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DRGs that innervate axial musculature. The DRGs that
innervate wings and legs have more tissue to inner-
vate, and the amount of cell death is much reduced in
these ganglia. The central and peripheral projections
of DRG neurons make contact with their target before
cell death occurs. Therefore, naturally occurring cell
death does appear to be an important mechanism
for thinning out neuron populations with less target
to innervate (Ernst, 1926; Hamburger and Levi-
Montalcini, 1949).
There is only one system in which cell death has
been quantified in both the pre- and postsynaptic neu-
ronal population (Figure 7.8). This provides a natural
situation in which to ask whether a decrease in the
target population is correlated with cell loss in the
innervating neurons. The presynaptic population of
cells, called nucleus magnocellularis (NM), is the first
region of the chick brain to receive input from the ear,
and these cells project to a second-order auditory
nucleus, called nucleus laminaris (NL). Both groups of
cells undergo their final mitosis, migrate to their final
positions, and begin a period of normal cell death that
occurs primarily from embryonic day 11 to 13. The
percentage of cells that die in the two nuclei is quite
similar. About 18% of the presynaptic NM neurons die
during this interval, while 19% of the postsynaptic NL
neurons are wiped out (Rubel et al., 1976; Solum et al.,
1997). However, cell death occurs more rapidly in NM
than in NL, as highlighted by the bar at 11-13 days
(Figure 7.8). Thus, although the magnitude of cell
death is well-correlated in these two interconnected
cell groups, the relative timing suggests that target size
is not the sole determinant of neuron survival.
Even before normal cell death was a well-accepted
event, it was known that developing nerve cells died
when their target was removed. A common manipula-
tion was to remove a limb bud prior to the time of
innervation (i.e., no direct damage to the axons) and
then examine the motor neurons or DRG cells that
would have made synapses there. These studies were
performed on amphibian or chick embryos because it
was relatively easy to carry out the surgeries. The
removal of an appendage was usually devastating to
the pool of presynaptic neurons (Figure 7.9). In the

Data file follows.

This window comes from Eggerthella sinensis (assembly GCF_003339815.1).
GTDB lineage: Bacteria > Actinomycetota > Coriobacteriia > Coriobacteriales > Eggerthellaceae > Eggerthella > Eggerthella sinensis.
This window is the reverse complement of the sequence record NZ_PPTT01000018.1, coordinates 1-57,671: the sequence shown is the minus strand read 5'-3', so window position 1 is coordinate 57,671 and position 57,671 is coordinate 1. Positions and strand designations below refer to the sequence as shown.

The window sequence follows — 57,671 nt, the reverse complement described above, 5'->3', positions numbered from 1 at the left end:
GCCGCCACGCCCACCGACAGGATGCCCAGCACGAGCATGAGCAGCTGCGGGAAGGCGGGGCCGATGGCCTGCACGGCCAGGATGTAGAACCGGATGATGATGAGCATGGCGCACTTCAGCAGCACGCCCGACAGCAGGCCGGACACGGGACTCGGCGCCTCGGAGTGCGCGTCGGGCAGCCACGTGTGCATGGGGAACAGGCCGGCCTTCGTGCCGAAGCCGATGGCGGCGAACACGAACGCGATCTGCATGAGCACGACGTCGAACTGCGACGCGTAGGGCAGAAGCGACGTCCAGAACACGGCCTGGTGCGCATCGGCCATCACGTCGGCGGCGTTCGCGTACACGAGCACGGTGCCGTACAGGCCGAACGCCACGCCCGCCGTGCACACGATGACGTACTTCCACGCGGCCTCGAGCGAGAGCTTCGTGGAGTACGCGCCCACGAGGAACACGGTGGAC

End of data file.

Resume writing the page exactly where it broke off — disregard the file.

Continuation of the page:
salamander, Amblystoma , the sensory ganglia that
normally innervate a limb are much smaller when the
limb is excised. In contrast, sensory ganglia that nor-
mally innervate axial musculature are much larger
than normal if provided with a transplanted limb
(Detwiler, 1936).
The relationship between motor neuron number
and target size is remarkably linear in the chick. As
greater and greater amounts of muscle are removed
from developing chick embryos, the ventral horn of
Days from emergence of hind limbs
FIGURE 7.6 The period of cell death in frog motor neurons. The
graph shows the total number of healthy (black) and pyknotic (red)
motor neurons that innervate the frog hind limb during each of
several developmental stages. At the top is a picture of leg size
during this period. The number of pyknotic (degenerating) neurons
reaches a peak at precisely the time when the loss of healthy (viable)
neurons is most rapid, as indicated by the bar. (Adopted from
Hughes, 1961)
neurons in the limb region of its spinal cord which then
proceed to die during development (Raynaud et al.,
1977). Therefore, neurogenesis provides a primary point
of regulation for setting neuron number (see Chapter
3), and cell death provides a second. This concept is
raised again when we discuss the overproliferation
and elimination of synaptic contacts (see Chapter 9).
In fact, cell death has been suggested as one way to get
rid of extra synapses during development.
If apoptosis is a developmental mechanism for
matching the size of a presynaptic population to its
target, then it should occur at a discrete time and place.
This was explored in dorsal root ganglia (DRG), where
about 30% of neurons die during normal development
(Figure 7.7). The first observation is that neurons die
during a specific time interval. In the chick, DRG
neurons begin to degenerate at embryonic day 4.5, and
this continues for 2 1 / 2 days. The second observation is
that natural cell death occurs predominantly in those
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